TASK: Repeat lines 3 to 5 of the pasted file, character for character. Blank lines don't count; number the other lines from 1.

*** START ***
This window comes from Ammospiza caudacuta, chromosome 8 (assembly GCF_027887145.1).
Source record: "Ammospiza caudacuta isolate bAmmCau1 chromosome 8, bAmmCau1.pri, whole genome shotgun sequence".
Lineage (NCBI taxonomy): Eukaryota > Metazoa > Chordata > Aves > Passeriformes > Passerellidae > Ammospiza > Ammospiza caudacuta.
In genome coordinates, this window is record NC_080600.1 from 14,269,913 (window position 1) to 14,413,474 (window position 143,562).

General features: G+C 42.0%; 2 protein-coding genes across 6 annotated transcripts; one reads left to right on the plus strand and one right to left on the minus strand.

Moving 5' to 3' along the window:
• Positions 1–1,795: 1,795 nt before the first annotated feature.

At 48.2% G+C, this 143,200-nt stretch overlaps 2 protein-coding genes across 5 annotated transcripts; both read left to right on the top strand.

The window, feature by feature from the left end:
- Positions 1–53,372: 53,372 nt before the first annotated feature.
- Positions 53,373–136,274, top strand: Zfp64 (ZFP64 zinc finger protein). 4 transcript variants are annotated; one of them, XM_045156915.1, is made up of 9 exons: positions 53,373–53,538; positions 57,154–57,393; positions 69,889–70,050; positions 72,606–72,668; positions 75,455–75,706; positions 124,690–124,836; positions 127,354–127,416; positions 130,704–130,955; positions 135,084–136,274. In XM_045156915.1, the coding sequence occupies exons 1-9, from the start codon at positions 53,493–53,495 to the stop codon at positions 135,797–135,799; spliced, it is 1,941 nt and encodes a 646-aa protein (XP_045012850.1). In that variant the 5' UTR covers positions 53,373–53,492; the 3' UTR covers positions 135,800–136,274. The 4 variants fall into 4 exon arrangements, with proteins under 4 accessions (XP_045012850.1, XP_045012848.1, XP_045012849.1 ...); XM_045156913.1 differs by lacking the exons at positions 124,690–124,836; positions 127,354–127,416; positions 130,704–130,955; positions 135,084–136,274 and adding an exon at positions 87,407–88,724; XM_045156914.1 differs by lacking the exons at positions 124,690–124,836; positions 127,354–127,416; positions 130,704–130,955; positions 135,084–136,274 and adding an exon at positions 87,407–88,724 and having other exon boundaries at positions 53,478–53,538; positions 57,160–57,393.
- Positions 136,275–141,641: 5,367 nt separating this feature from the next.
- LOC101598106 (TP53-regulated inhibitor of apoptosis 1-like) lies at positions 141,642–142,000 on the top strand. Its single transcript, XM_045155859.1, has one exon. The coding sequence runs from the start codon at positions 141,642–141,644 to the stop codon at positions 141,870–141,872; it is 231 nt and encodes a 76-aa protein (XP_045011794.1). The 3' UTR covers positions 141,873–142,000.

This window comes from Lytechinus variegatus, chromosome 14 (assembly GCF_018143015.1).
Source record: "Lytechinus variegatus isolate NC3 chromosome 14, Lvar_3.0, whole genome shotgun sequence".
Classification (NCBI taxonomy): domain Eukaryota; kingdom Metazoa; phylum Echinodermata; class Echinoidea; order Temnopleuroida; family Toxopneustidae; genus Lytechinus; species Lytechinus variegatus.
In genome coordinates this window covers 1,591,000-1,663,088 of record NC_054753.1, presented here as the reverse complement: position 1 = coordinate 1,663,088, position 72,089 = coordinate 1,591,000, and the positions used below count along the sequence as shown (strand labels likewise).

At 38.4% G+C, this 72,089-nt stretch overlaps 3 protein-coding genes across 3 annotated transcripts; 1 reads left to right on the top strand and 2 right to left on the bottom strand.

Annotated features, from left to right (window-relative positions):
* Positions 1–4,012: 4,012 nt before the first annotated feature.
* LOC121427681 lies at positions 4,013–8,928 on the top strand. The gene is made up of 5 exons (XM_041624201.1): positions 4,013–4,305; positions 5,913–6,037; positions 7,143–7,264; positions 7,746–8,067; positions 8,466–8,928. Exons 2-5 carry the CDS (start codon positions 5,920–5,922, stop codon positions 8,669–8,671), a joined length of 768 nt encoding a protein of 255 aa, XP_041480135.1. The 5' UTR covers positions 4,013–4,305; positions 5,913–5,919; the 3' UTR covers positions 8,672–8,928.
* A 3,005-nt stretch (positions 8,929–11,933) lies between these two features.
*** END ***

Lineage (NCBI taxonomy): Eukaryota > Metazoa > Chordata > Aves > Passeriformes > Passerellidae > Ammospiza > Ammospiza caudacuta.
In genome coordinates, this window is record NC_080600.1 from 14,269,913 (window position 1) to 14,413,474 (window position 143,562).

General features: G+C 42.0%; 2 protein-coding genes across 6 annotated transcripts; one reads left to right on the plus strand and one right to left on the minus strand.